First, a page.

These multiple and divergent goals are reflected in the game’s Victory Track mechanic. The French player must not only try to open his retreat route to Verdun by capturing key towns and map edge hexes, but he must do so without losing too many units or – even worse – being cut off from Metz. The Prussians don’t need to worry about casualties at all and simply strive to take important towns on the map that threaten the French army’s position and thwart its mission.
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August 16th marks the anniversary of the Battle of Mars-la-Tour and August 18th the anniversary of the Battle of Gravelotte-St. Privat, both fought in 1870 during the Franco-Prussian War. These two battles were titanic struggles, yielding approximately 60,000 casualties in total. Both battles were tremendously important military events when placed into proper historical perspective. In fact, Bismarck himself stated that the Battle of Mars-la-Tour – “beyond argument” – decided not only the Franco-Prussian War, but the future of Europe as well. The subsequent Battle of Gravelotte-St. Privat, two days later, sealed that fate by locking the French Army of the Rhine into its tomb at the Metz fortress. These battles simultaneously killed an aging French Empire and gave birth to a new German Reich.
Two such important battles fought in a war that, despite its undeniable influence on European and world history, seems to garner little attention or enthusiasm in the wargaming community. Aside from the obvious historical importance of the conflict, most of the battles were hard-fought, brutal affairs with the Prussians suffering the majority of the losses. Yet most gamers hold to the prevalent misconception that all Franco-Prussian War games are “slam dunks” for the Prussians. At the grand-strategic level, this may be true. The Prussian Army at this time was an efficient war machine that was well-prepped, well-led and confident after mauling the Austrians in 1866. Helmuth von Moltke, Chief of the Prussian General Staff, was a master strategist and well-served by the talented General Staff. Moltke grabbed the initiative and outmaneuvered a lethargic and ill-prepared French Emperor Napoleon III and his “laissez-faire” generals. The French army in 1870 lived in the shadow of its former glory and its elite reputation was still alive around the world (particularly in the U.S.). Realistically, however, the French aura of military power and superior generalship was a mere facade. So indeed, on the grand-strategic tier alone, the Franco-Prussian War was probably a mismatch. Yet, most wargames that have been published about this war have covered it exactly at that level – a scale at which the game is unavoidably unbalanced in favor of the Prussians and their German allies.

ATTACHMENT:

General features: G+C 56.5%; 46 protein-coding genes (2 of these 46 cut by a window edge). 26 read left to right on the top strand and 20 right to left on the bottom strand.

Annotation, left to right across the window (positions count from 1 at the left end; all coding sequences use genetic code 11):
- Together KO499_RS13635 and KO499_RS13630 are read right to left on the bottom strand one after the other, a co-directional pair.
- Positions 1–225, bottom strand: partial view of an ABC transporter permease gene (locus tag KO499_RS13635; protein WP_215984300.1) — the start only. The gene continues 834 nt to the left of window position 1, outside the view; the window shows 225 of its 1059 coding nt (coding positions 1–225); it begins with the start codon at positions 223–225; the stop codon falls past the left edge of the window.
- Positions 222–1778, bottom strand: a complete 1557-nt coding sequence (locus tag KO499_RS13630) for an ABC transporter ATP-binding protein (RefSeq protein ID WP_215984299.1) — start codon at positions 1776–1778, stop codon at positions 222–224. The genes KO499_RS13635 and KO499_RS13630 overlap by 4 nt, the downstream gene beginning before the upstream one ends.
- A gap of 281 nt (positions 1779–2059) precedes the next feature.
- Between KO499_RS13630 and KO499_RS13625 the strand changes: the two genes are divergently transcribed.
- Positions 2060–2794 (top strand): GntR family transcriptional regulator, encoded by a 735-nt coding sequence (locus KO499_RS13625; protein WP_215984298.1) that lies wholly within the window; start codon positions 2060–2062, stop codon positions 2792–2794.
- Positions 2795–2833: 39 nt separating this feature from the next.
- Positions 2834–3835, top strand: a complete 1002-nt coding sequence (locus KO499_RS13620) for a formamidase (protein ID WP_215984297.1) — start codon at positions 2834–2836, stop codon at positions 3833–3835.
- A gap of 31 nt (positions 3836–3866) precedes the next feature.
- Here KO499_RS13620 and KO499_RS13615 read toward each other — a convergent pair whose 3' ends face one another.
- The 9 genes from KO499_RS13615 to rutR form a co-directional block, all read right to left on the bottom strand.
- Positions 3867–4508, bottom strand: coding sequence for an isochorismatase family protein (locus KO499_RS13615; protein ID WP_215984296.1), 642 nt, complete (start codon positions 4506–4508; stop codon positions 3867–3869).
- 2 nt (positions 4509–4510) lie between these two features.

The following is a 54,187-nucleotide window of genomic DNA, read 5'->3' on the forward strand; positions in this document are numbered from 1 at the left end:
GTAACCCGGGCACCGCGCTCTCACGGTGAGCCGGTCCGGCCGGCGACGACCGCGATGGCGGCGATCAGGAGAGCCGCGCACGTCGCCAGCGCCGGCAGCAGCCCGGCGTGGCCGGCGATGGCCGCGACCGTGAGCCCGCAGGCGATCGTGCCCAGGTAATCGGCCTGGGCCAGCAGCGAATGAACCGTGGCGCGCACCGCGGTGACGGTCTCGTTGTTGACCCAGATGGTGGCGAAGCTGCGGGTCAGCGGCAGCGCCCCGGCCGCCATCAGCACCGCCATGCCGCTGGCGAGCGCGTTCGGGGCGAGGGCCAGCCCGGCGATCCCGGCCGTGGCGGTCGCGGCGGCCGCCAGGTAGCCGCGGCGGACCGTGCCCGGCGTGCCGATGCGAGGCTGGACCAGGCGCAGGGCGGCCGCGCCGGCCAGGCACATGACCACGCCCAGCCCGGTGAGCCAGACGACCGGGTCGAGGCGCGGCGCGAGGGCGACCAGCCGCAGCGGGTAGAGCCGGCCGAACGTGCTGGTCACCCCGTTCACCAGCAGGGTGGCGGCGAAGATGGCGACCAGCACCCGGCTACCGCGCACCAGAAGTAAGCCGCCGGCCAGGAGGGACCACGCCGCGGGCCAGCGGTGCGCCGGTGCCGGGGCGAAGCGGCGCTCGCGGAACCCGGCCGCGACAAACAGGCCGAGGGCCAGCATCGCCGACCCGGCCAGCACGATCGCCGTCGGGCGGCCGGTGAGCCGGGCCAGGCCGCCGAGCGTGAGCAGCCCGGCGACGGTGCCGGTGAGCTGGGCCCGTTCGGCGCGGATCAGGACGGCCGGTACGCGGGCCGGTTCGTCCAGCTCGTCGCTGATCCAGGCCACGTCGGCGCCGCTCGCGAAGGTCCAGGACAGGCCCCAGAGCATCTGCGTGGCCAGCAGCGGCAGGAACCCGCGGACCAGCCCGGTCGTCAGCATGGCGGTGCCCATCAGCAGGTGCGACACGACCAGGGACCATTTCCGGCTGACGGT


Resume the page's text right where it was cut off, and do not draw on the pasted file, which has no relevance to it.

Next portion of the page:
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When I met Kurt Keckley at a GMT Weekend at the Warehouse in 2013, he wanted to show me a WWI block game. Now the success of games from Ted Raicer and Mike Resch has shown me that I should never say “no” out of hand to a WWI title, but I have to admit, I had my doubts. That is, until Kurt drove 90 miles to my house one night and walked me through how to play. I was blown away (although he would tell you that I hid it well! 🙂 ) Here was a strategic West Front WWI game with really fun fog of war, production choices, cool mechanics for air and artillery development, and an elegant and well-thought out flow of play. I was “in,” so Fields of Despair came to the P500 list earlier this year.
Kurt is a teacher by profession, and his instructional and organizational skills shine through in his game design. I think you’ll see from his article, below, that Kurt really pays attention to detail, and that’s great news for all of us who love games, because Fields of Despair is a gem! I hope you guys enjoy Kurt’s first InsideGMT article, and look forward to future installments. – Gene
Today, August 5th, marks the 100th anniversary of the German attack into Belgium. What better day to give you a little peak at where we are with development as it relates to the opening moves of the war?
When playing the 1914 Mobile War or Grand Campaign of Fields of Despair, your first order of business is to plan the attack into Belgium. In your way is the fortress city of Liege just as it was 100 years ago. Below is a photo of the scenario set-up and my awesome hand-drawn arrows to illustrate the German war plans.
Mark McLaughlin is as interesting a guy as you’re going to find at a game convention. When I think of Mark, I think “learning and laughter,” as I always learn something when I talk with him, and there’s always a lot of laughter involved! I’ve really enjoyed the few occasions (Mark is East Coast, I’m West Coast, so we don’t see each other very often) we’ve had a chance to sit down and talk about history, games, and even science fiction! Mark is one of those cool guys who takes great care and pride in his work, but doesn’t let his many accomplishments inflate his ego. He’s a down-to-earth great guy who is a terrific fit with our teams here at GMT. He and Fred Schachter, his developer, are a joy to work with, and I look forward to you guys getting to know them both in this blog. In terms of GMT game credits, Mark is the designer of The Napoleonic Wars, Wellington, Kutozov, Rebel Raiders on the High Seas, and an as-yet-unannounced series coming to P500 soon. Mark is a professional journalist and author, who publishes his own blog at http://markgmclaughlin.blogspot.com/. Check it out! – Gene
August 5 is the 150th anniversary of the biggest naval battle of the Civil War: Admiral David Glasgow Farragut’s massive assault into Mobile Bay. In GMT’s strategic naval game on the Civil War, players can recreate that epic fight – in which this time, thanks to cards and dice, going “full speed ahead” may not be the best tactic.
Recreating the Historical Battle….in Rebel Raiders on the High Seas
-I. The Union Fleet
On August 5, 1864 Admiral David Glasgow Farragut led 18 warships into one of the most heavily defended ports in the Confederacy: Mobile Bay. His four armored monitors and 14 screw sloops and gunboats mounted nearly 180 guns. Among the larger ships were the “unsinkable” USS Brooklyn and the mighty USS Hartford – from which Farragut flew his flag.